Four Museums + One Captivating Logo
Logo or Piece of Art?
The Tate logo seen across the UK and the world, is created to convey a unified and overlapping museum experience in a single graphic that is itself, a readable work of art.
Essentially, Tate is the umbrella organization of four prestigious museums with extremely varied offerings between them. The museums that constitute Tate pride themselves on long histories, with early beginnings that stretch all the way back to the National Gallery of British Art in 1897.
The brand name now signifies Tate Britain, with artwork dating from 1500 up to the present; Tate Modern, the home of modern and contemporary art by primarily international artists; Tate Liverpool, the museum for both British and international modern and contemporary art; and Tate St. Ives, a gallery exclusively for British art.
The unifying logo is the final image descending from a line of progenitors that all sought to fully express and represent the thrilling diversity of art across Britain’s gallery scene.
But uniting four major institutions that offer such differing kinds of work presented significant challenges. Even for a designer working to encapsulate all their varied specialties, the move to constitute a single logo was controversial. Some of the galleries felt protective of their individual identity and were hesitant at the prospect of lumping themselves with the others.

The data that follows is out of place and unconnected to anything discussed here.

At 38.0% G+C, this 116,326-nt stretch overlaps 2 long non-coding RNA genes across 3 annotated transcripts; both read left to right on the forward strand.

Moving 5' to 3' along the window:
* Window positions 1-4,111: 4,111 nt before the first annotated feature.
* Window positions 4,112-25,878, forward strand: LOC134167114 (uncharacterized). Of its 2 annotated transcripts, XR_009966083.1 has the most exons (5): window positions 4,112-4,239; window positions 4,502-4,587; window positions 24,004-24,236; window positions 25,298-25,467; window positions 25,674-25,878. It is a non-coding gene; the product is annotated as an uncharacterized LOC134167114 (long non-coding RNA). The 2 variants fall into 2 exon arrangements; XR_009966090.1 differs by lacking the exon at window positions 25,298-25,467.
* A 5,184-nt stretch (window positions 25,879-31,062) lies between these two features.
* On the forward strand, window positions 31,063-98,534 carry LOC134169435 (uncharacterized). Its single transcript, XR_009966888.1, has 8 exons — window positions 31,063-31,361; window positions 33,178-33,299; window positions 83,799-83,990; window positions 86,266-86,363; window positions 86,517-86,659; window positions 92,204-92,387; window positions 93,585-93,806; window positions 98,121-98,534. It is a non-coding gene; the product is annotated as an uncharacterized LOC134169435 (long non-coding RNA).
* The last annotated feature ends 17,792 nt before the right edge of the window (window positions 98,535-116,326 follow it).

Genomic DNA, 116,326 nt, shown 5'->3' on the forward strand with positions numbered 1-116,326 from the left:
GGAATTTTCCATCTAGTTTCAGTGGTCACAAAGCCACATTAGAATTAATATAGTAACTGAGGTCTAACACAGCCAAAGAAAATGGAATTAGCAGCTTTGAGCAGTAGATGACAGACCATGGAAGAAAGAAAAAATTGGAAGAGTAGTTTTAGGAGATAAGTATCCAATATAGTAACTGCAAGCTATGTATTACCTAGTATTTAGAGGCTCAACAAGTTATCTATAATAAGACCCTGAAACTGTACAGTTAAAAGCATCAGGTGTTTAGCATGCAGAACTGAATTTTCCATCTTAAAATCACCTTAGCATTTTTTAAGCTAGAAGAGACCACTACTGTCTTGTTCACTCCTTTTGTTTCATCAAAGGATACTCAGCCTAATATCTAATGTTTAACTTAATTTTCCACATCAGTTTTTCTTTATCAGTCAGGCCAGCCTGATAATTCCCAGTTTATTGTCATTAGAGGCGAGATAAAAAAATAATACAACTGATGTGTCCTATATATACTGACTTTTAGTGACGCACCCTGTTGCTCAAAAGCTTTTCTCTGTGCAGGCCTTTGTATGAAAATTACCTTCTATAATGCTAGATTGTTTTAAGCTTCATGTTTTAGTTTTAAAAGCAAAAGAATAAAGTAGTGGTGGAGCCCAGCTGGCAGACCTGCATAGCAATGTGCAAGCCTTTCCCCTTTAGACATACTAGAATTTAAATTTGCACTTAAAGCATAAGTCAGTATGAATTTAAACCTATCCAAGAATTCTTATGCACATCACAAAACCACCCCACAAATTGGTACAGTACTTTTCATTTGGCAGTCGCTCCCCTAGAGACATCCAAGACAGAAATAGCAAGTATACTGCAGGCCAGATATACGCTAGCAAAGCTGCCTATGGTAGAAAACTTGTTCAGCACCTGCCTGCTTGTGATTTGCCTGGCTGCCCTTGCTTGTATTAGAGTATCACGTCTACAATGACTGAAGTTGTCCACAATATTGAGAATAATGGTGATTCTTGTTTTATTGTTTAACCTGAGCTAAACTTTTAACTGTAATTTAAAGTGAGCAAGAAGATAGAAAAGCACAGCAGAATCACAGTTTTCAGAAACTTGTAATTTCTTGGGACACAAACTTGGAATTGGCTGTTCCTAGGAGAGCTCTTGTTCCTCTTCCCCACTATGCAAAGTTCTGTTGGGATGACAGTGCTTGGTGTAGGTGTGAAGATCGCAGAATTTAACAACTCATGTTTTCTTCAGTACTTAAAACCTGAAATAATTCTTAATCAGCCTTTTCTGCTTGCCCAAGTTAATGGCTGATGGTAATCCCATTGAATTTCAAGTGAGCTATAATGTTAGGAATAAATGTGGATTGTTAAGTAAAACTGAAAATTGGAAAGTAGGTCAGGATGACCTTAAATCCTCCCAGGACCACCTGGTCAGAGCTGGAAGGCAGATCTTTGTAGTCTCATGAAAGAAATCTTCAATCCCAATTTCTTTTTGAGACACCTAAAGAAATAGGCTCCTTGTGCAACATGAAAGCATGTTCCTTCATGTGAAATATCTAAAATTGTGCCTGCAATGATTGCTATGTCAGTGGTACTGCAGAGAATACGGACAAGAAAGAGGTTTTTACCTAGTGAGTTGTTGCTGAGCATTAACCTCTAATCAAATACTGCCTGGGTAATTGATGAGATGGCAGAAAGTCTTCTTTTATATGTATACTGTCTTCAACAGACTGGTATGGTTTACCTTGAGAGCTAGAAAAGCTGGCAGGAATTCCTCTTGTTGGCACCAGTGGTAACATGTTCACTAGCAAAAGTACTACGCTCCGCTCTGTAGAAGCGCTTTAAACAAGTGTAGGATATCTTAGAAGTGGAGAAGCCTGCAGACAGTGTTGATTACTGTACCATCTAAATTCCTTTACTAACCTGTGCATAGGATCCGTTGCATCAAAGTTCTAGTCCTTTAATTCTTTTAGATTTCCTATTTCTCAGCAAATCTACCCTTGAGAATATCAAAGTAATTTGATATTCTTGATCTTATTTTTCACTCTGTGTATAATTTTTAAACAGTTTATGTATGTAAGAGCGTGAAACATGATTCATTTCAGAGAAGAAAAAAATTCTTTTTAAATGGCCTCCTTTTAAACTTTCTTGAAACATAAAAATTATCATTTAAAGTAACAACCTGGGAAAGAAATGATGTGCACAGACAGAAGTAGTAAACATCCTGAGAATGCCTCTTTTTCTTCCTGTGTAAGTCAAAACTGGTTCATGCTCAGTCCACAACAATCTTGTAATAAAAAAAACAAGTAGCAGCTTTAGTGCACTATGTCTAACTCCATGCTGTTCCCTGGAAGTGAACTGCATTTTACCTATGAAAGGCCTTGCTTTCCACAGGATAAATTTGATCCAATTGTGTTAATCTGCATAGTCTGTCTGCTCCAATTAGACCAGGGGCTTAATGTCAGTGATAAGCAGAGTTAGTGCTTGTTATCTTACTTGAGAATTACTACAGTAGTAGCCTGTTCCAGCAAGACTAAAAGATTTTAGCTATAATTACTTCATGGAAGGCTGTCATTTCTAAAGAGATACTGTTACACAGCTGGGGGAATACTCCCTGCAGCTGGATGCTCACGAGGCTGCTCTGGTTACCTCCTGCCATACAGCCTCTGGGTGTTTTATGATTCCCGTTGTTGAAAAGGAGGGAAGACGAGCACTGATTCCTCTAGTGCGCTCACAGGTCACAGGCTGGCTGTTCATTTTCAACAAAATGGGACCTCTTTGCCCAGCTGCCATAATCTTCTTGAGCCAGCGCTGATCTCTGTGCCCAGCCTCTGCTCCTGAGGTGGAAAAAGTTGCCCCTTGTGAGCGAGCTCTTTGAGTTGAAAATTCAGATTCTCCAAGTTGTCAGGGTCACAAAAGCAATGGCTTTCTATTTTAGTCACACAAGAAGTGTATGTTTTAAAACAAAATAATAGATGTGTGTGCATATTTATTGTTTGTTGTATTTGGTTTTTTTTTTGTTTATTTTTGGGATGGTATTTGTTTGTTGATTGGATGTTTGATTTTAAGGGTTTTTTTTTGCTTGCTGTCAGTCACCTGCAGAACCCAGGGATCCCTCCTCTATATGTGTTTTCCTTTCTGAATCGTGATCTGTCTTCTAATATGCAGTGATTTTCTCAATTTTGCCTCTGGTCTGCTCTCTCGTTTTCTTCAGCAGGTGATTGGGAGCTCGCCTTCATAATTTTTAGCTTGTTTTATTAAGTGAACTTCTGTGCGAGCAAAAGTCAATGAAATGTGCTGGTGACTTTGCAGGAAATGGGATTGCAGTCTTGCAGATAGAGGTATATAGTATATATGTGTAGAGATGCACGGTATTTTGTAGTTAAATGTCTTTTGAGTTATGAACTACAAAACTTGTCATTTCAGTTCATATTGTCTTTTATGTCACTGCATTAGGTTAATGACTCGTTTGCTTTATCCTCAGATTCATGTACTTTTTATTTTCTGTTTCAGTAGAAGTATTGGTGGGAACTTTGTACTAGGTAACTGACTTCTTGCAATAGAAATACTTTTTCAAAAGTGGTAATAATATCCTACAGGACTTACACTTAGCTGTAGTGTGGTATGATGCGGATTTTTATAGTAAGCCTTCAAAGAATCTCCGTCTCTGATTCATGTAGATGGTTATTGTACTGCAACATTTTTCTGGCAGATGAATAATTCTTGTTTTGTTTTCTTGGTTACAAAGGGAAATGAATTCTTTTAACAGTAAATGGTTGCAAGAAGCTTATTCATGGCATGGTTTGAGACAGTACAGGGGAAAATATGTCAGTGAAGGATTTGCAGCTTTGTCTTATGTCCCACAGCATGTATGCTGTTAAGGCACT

The Single Notion of Multiplicity
The brand’s original concept, designed by Marina Willer in 2000, began with the notion of multiplicity. Willer describes her thought process. “The way that [idea] started to translate into visuals was to think of Tate as something that is always changing, but is always Tate because ‘look again, think again’ is about how art always makes you constantly challenge yourself and see the world in a different way.”
The logo, a rendering of the word “Tate,” pixilated like a pointillist painting in a way that makes it at once blurred and distinct, is meant to move in and out of focus as a metaphor for the broad and transformative range of work Tate represents. The brand messaging reads clearly: ever-evolving but always identifiable.
The logo went through numerous drafts and alterations before arriving at the perfected version that’s currently in use today. Stephen Gilmore explains how they finally landed on the present concept: “We’ve moved from multiple logo variations to just one — simplified to work across all applications. We wanted to create one logo which was still recognizably Tate but could be used more dynamically and exist more effectively in the digital world.”
3000+ Dots – To 340
To look microscopically close at those earlier versions, one would count close to 3,000 dots. However, the new one pares the dot-count down to just 340 — a solution that unknowingly preempted the challenges of shrinking, enlarging and reproducing the logo in print; online; on billboards, signage, mailers, and brochures; and across the endless range of merchandise materials on which the logo would ultimately appear.
Now even the early naysayers of the move to unify the museums can acknowledge the effectiveness of their shared trademark and the exposure it has brought them. The logo reads beautifully wherever it appears and metaphorically reflects the abstract yet concrete, solid yet ephemeral nature of art itself.